Subjects on nutrigenomics or feeding the genes in the morning and topics on the value of feed processing in the afternoon gave the second day at the European Symposium on Poultry Nutrion in Cemse, Turkey two different faces.
Nutrigenomics and epigenetics in poultry were addressed by Chris Ashwell, Associate Professor of Animal Genomics of the Department of Poultry Science, North Carolina State University, USA.
The old axiom of you are what you eat is rapidly being replaced by the new phrase you are what your mother ate , due to the advent of new technologies and the quest for knowledge of the molecular basis of biological processes.
Recent technologies have led to the new field of functional genomics (how the genome of an organism regulates homeostasis and responds to its environment).
They take nutrition to a molecular level. Practical implications are still far away as this technology is for now mainly a laboratory exercise.
Turning genes on and off
Nutrigenomics were further discussed by Michel Duclos of INRA in France who discussed “Combining functional and positional genomics for understanding nutrient gene interactions”.
With the use of appropriate models this strategy should permit the identification of alleles controlling the use of nutrients, or how to use nutrients to turn genes on and off.
With such results, innovations in selection and nutrition will combine in new strategies for sustainable poultry production schemes.
Sophie Tesseraud, also of INRA in France, further elaborated on amino acid nutrition and gene expression in poultry.
Studies conducted over the last ten years indicate that amino acids are involved in the control of gene expression. In particular, amino acids alone or together with insulin are able to regulate the expression of genes related to protein and energy metabolism via different signaling pathways.
Until now these subjects remain feed for specialists.
Value of feed processing
Closer to practice was the subject of Manfred Peisker of ADM Specialty Ingredients, the Netherlands, who talked about how feed processing impacts on nutritive value and hygienic status of poultry feeds.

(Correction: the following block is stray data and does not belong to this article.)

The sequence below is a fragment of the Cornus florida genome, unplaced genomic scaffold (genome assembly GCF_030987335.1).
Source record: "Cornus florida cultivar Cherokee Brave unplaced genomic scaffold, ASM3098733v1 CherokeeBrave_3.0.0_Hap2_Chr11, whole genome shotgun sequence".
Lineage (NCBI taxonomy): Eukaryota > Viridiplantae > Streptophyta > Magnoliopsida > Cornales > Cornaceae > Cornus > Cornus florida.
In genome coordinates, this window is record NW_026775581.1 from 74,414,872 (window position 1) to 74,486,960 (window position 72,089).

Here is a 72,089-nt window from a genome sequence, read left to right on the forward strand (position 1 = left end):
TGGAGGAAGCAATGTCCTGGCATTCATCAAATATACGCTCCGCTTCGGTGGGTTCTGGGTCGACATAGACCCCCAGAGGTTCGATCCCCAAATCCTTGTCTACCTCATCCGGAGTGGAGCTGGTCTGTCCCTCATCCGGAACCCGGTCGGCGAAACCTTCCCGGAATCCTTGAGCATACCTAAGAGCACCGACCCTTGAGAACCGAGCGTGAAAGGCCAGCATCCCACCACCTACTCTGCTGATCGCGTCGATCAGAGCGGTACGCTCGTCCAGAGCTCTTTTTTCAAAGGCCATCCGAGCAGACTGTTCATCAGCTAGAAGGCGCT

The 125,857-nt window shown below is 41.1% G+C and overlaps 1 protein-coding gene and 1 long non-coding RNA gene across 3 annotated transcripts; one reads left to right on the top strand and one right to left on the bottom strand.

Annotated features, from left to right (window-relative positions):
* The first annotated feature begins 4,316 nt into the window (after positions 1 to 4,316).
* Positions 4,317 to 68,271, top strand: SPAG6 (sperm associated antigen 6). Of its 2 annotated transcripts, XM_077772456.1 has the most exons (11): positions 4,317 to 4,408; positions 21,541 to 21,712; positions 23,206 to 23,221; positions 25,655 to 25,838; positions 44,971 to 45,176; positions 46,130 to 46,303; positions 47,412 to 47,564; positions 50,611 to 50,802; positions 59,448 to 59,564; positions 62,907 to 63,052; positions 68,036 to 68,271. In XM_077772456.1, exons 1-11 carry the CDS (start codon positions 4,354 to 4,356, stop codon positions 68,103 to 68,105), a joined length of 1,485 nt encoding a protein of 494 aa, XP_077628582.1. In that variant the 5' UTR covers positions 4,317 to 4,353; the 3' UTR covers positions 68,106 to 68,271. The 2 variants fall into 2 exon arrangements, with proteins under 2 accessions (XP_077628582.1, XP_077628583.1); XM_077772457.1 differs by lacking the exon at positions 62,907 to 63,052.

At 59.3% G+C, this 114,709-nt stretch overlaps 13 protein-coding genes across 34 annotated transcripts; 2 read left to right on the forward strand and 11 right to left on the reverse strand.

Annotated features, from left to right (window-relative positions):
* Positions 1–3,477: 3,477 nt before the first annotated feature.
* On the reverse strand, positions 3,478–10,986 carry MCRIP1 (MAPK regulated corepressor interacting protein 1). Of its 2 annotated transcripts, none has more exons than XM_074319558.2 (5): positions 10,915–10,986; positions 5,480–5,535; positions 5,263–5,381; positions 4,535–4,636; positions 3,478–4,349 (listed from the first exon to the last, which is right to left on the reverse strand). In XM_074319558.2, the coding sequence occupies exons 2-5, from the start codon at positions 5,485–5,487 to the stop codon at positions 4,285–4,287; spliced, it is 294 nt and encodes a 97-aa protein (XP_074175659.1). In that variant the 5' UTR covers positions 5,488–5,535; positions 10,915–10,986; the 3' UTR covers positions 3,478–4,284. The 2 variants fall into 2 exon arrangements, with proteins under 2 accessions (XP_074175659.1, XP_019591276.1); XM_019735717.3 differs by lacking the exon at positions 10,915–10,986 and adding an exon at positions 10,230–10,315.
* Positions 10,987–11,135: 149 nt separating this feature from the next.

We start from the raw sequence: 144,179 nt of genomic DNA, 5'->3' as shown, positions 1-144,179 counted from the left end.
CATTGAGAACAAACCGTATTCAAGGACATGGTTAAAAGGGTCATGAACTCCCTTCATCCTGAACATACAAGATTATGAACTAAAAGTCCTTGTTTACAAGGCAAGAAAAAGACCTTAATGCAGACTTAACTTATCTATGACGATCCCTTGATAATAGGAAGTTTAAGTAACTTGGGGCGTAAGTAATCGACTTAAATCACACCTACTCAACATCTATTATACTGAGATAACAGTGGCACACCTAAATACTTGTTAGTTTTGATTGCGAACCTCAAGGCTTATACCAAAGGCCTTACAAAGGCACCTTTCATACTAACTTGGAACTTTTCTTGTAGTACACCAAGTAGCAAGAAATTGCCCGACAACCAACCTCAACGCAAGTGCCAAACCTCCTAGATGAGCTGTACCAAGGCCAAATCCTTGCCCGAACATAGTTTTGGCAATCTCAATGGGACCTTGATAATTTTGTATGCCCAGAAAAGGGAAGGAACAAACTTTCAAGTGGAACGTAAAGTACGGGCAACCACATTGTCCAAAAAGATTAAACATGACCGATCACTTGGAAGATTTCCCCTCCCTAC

The old paradigm of grinding as fine as possible and as coarse as needed to enhance nutrition has been turned around. Today poultry feeds ought to be ground as coarse as possible and as fine as unavoidable.
The reason behind this is that coarse feeds enhance gizzard function and decrease pH in the GI-tract which makes it difficult for salmonellas to establish in the gut.
Pelleting does not help digestion
Starch is the most abundant nutrient in broiler diets. During pelleting, a small part of the starch will gelatinise, but this may neither contribute to increased starch digestibility nor improved pellet durability.
Birger Svihus, of the Department of Animal and Aquacultural Sciences, Norwegian University of Life Sciences, Aas, Norway further elaborated on the interaction between starch, pelleting and broiler performance.
It has been shown that starch digestibility may be reduced when pelleted diets with a high amount of starch, particularly from wheat, is fed to broiler chickens.
He concluded that this may be due to feed overconsumption in a situation where the diet contains few structural components to stimulate gizzard development.
Making better pellets
Joseph Moritz of the Division of Animal and Nutritional Sciences, West Virginia University, Morgantown, USA tried to prove the positive effect of making good quality pellets.
Pellet quality produced from integrated poultry operations in the US is often poor, mainly caused by feed volume requirements and lack of data associated with economic implications of high quality pellet production and feeding.
Recent research has demonstrated economic benefits of feeding high quality pellets to broilers that were based on diet cost, feed intake, and subsequent gains in carcass weight.
These benefits were associated with several feed form attributes and not changes in nutrient availability.
If a poultry company were to pursue these economic benefits linked to feeding high quality pellets, then any of a number of feed manufacture strategies may be implemented.
Moritz concludes that decreased nutrient availability due to pelleting may in part increase perceived nutrient requirements of poultry fed pellets.
An appreciation of the relationship between feed manufacture strategies, pellet quality, and nutrient availability may aid in increasing overall profitability of poultry production.